Mini Stroke Symptoms in Older Adults (And Why They Happen)

When you hear “stroke,” you probably imagine someone grabbing their chest and falling to the floor. But did you know that it’s possible to have a stroke and not even know it? It’s estimated that 1 in 3 American adults have experienced what is known as a “mini-stroke.” Sometimes the individual will experience slight symptoms; other times, the individual may experience no symptoms at all.

Mini strokes are very common among senior adults, but they often are misdiagnosed as another issue or disease. If you have an elderly loved one, it’s important to know the warning signs and symptoms of mini-strokes so they can take swift action if they occur.

What is a mini-stroke?

A mini-stroke is a colloquial term for a transient ischemic attack (TIA). These types of attacks are characterized by temporary stroke-like symptoms such as numbness in the face, arms, or legs; difficulty speaking or understanding speech; trouble with balance or coordination; double vision; and dizziness. They’re caused by a brief blockage of blood vessels in the brain, retina or spinal cord.

What Causes Mini Strokes?

There are several different factors that can contribute to a mini-stroke. The most common is when the blood supply to the brain cells is blocked due to blood clots or an underlying health issue. Mini strokes can also be caused by heart disease, vascular disease, or thickened blood disorders.

What’s the difference between a mini-stroke and a stroke?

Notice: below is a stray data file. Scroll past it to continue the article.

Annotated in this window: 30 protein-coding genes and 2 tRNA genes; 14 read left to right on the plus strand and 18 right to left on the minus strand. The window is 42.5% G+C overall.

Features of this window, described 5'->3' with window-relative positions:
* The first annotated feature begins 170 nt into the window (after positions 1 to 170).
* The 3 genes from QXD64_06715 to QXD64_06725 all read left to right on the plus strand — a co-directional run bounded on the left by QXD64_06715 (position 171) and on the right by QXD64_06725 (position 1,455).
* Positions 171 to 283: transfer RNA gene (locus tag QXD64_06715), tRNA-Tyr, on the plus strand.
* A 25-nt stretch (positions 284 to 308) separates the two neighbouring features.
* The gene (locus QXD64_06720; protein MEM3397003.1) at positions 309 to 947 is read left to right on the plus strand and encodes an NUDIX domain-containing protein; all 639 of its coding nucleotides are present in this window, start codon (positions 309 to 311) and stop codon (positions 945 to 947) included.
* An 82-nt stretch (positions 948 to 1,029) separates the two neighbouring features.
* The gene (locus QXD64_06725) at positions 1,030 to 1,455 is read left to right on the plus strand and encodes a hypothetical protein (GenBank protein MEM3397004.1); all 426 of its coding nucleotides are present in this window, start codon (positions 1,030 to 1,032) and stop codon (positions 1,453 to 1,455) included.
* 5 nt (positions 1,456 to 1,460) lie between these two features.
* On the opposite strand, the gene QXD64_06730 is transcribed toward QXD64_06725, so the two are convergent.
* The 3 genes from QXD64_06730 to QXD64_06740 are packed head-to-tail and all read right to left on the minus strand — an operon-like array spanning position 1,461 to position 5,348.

Unlike an actual stroke, mini-strokes don’t damage brain cells or cause permanent disability. The symptoms also only last up to 24 hours. However, a mini-stroke is often an early warning sign that a person will have a full-on stroke, which is why it’s important to take immediate action. You also aren’t able to tell if your loved one is experiencing a mini-stroke or a stroke until after the event – another reason why immediate action is so important.

What is a “silent stroke”?

A silent stroke is a form of mini-stroke where an individual experiences a stroke without realizing it. This type of stroke is usually discovered via an MRI, usually as a treatment for another condition.

What are the risk factors of mini-strokes for seniors?
As with many other health conditions, seniors have a higher risk of having mini-strokes. Beyond age, however, there are several other manageable risk factors.

  • Hypertension. Having high blood pressure is one of the biggest risk factors for both strokes and mini-strokes.
  • High cholesterol. Having high cholesterol increases your risk of developing blood clots, which leads to mini-strokes.
  • Obesity. Carrying too much weight on your frame increases your risk of diabetes, hypertension, and heart disease, all factors that can increase your risk of strokes.
  • Smoking. Smoking causes cardiovascular damage, which can lead to an increased risk of mini-strokes.
  • Diabetes. Diabetes causes issues with blood flow and can increase your risk for a mini-stroke.